New challenge looms for Minneapolis ballot measure on police

·1 min read

MINNEAPOLIS (AP) — Lawyers for a former Minneapolis City Council member objected Wednesday to new language for a ballot measure on the future of policing in the city, saying it fails to comply with a court order that rejected the previous wording.

The proposed amendment to the city charter would replace the Minneapolis Police Department with a new Department of Public Safety that “could include” police officers “if necessary.” Details of how the change would be implemented would be determined later by the City Council and the mayor.

Hennepin County District Judge Jamie Anderson on Tuesday ruled that the old ballot language was "vague, ambiguous and incapable of implementation.” The City Council a few hours later approved new language that was meant to address the judge's concerns, just hours ahead of a deadline for ballots to go to the printer.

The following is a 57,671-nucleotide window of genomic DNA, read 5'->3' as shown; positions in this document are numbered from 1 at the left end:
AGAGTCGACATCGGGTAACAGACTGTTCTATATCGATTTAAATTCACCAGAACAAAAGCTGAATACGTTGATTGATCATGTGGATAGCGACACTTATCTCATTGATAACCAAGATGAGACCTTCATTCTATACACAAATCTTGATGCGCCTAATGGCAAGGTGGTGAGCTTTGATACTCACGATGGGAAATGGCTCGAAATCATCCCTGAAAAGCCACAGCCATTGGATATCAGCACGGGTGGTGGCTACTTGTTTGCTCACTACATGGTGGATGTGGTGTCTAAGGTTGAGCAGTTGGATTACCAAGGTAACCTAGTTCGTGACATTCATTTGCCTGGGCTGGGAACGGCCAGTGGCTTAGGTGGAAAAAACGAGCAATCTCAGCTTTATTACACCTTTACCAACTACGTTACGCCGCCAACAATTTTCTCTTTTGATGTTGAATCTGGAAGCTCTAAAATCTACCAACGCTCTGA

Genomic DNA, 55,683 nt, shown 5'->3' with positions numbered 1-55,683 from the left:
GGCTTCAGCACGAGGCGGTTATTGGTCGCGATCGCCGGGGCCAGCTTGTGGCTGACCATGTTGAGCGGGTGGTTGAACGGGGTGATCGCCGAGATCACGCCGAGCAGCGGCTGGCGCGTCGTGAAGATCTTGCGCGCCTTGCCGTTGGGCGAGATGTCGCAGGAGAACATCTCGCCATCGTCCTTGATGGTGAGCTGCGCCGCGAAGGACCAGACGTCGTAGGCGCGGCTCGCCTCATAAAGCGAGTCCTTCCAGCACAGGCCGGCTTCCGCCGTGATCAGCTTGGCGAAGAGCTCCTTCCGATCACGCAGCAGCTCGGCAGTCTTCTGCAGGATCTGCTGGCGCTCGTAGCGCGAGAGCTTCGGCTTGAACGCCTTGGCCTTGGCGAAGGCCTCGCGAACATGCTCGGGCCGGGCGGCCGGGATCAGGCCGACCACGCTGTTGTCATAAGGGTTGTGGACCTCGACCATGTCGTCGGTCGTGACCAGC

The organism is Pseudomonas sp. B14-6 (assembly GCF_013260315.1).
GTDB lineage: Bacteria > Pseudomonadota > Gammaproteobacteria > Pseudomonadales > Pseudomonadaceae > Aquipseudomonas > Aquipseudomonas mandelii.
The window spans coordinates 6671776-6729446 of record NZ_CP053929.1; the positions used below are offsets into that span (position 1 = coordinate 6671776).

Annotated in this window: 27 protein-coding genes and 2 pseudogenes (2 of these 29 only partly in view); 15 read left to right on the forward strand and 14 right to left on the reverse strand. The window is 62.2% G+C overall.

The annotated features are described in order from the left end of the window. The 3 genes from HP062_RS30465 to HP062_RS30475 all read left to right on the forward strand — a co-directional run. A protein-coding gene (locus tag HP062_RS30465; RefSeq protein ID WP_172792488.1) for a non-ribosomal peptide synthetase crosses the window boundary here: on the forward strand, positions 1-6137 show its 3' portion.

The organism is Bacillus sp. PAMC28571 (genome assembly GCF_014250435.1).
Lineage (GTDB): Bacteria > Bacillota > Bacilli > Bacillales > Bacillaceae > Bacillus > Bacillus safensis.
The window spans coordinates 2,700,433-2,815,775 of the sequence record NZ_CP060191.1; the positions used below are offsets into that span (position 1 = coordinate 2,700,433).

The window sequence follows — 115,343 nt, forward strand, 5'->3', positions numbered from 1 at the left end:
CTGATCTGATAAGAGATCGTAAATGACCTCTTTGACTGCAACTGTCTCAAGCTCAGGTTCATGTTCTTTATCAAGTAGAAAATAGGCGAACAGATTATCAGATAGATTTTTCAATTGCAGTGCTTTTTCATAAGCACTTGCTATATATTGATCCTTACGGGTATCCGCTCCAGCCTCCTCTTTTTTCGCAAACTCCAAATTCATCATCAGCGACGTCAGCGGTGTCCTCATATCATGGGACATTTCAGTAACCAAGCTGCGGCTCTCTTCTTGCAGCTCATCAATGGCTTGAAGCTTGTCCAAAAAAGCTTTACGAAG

But attorneys for former council member Don Samuels and other petitioners said in a letter to the judge Wednesday that the new language suffers from the same deficiencies. They said it does not inform voters that there's still no plan for how the new department would be structured, overseen or funded, nor does it make clear if the city will continue to have police.

“The new ballot language is designed to evade the court's order and injunction, will mislead and confuse voters, and must not be included on the November 2, 2021, general election ballot,” the attorneys wrote.

They asked the judge to schedule an emergency hearing as soon as possible.

The proposal has its roots in the “defund the police” movement, which gained steam after last summer’s police killing of George Floyd in Minneapolis.

The Associated Press

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